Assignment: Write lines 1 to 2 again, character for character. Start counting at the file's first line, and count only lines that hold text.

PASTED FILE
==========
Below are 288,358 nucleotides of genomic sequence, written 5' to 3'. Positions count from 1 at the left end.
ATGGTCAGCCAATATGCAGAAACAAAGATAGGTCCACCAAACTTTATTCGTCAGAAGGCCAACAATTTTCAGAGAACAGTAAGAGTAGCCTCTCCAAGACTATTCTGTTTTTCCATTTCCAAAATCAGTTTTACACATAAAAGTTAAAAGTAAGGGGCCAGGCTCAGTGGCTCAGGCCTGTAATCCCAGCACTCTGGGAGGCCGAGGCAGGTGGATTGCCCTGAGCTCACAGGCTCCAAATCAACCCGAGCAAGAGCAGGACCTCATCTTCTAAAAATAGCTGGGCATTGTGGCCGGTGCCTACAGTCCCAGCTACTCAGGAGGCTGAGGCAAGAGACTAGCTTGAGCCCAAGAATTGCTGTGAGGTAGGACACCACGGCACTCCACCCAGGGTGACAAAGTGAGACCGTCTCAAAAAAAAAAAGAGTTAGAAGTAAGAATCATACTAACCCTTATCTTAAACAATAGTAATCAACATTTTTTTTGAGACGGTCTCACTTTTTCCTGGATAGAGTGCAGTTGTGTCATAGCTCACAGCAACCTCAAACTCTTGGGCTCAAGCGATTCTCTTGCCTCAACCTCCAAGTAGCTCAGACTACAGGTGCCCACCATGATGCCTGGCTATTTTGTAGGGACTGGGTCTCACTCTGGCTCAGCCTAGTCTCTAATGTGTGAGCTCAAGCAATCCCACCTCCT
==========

Below are 288,358 nucleotides of genomic sequence, written 5' to 3'. Positions count from 1 at the left end.
ATGGTCAGCCAATATGCAGAAACAAAGATAGGTCCACCAAACTTTATTCGTCAGAAGGCCAACAATTTTCAGAGAACAGTAAGAGTAGCCTCTCCAAGACTATTCTGTTTTTCCATTTCCAAAATCAGTTTTACACATAAAAGTTAAAAGTAAGGGGCCAGGCTCAGTGGCTCAGGCCTGTAATCCCAGCACTCTGGGAGGCCGAGGCAGGTGGATTGCCCTGAGCTCACAGGCTCCAAATCAACCCGAGCAAGAGCAGGACCTCATCTTCTAAAAATAGCTGGGCATTGTGGCCGGTGCCTACAGTCCCAGCTACTCAGGAGGCTGAGGCAAGAGACTAGCTTGAGCCCAAGAATTGCTGTGAGGTAGGACACCACGGCACTCCACCCAGGGTGACAAAGTGAGACCGTCTCAAAAAAAAAAAGAGTTAGAAGTAAGAATCATACTAACCCTTATCTTAAACAATAGTAATCAACATTTTTTTTGAGACGGTCTCACTTTTTCCTGGATAGAGTGCAGTTGTGTCATAGCTCACAGCAACCTCAAACTCTTGGGCTCAAGCGATTCTCTTGCCTCAACCTCCAAGTAGCTCAGACTACAGGTGCCCACCATGATGCCTGGCTATTTTGTAGGGACTGGGTCTCACTCTGGCTCAGCCTAGTCTCTAATGTGTGAGCTCAAGCAATCCCACCTCCT